The weather's slowly turned chilly; you see more and more people out with their jackets, and there's a crispness in the air, like the slow, silent crumbling of Graham crackers, or the slow popping of popcorn in the microwave. But you can't hear it.
Out there, in the street, there's gaiety and fanfare, without really being fanfare because fanfare is always planned. The kid carolers, knocking on your door and throwing rocks when you act the scrooge. Bright lights, big city lights, all throughout the avenues, and you know that just down the street from the church you can pick up a steaming bibingka or puto bumbong with niyog and luscious butter.
In the pulpit, the priests are getting ready, celebrating the reason for the season and telling us that the son of God is at hand. On the other hand, stores have advertisements and hawkers telling everybody that Christmas means a variety of sales from both retail and wholesale just so you can make your loved ones smile maybe just a little bit more.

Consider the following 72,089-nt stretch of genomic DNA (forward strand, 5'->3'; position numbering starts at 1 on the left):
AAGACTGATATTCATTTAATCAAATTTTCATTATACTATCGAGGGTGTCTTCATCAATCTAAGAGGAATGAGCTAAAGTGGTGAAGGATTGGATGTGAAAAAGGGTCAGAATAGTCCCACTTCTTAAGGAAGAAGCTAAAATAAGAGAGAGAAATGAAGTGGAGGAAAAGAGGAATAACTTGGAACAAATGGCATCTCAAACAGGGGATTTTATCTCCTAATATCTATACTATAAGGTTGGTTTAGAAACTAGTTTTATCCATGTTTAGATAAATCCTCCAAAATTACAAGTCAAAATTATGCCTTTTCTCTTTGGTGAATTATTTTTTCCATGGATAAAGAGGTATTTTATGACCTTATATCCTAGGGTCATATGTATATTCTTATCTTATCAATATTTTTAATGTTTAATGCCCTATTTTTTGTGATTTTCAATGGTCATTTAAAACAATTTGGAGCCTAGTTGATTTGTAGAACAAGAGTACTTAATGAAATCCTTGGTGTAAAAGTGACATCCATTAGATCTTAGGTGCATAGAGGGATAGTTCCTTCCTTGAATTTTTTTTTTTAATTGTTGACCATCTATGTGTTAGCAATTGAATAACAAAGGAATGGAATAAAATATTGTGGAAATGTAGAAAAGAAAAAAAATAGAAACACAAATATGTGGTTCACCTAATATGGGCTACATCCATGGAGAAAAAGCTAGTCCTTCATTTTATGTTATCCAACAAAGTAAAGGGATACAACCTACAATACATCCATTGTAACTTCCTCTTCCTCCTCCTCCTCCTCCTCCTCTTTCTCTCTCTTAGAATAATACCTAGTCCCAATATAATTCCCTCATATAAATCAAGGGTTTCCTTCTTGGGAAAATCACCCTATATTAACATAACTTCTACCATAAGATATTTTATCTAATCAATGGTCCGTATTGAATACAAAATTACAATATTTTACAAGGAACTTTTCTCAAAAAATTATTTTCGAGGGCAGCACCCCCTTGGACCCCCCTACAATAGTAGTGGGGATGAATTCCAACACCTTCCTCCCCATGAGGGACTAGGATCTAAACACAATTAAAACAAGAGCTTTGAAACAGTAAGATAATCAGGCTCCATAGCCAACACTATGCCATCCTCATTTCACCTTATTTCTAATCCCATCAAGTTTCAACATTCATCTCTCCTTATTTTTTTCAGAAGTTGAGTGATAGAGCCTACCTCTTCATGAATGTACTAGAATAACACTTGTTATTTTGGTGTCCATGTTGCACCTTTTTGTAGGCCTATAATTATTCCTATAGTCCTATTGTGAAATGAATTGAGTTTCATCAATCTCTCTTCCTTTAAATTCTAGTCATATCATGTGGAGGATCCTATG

In the television, even the Catholic channels have advertisements.
If there were snow here, you'd see more couples walking slowly, arm-in-arm, enjoying the added proximity given by the need of warmth. It's a good thing it seldom rains in Christmas, at least here.
Funny isn't it? How in the midst of all this cheer, all it takes is a moment to stop and think, and to look inside of yourself and the realization that while you're happy, there's no avoiding that gaping hole of something that sits on your chest, keeping you from really saying that hey, it's the holiday.
It's the holiday.
That doesn't mean you're not happy. Happiness is multi-layered and while it takes a little bit of effort to expose the innermost bulb, it doesn't take much to get the tears flowing.
Tears fall to the ground at the rate of at least ten centimetres per second. Dusk comes in at approximately thirty minutes earlier at eight hours on the GMT. It takes a second for an instant message from across the globe to reach my computer. And yet, time marches on slowly.
In a couple of weeks, Christmas is over. In a few minutes, your bank account is a couple hundred pesos poorer. In a second, a tequila shot is gone, and after a five-second period of time when you slice a block of cheese, you have just taken away approximately 1% of the entire cheese.
1% in 5 seconds.
200 in 5 minutes.
2009 in 11 days.
And what changes?
Again this year, the days leading up to the holidays I greet with a stiff glass of Jim Beam and a poker face. I don't know how you celebrate your holidays folks, but Merry Christmas, for your sakes.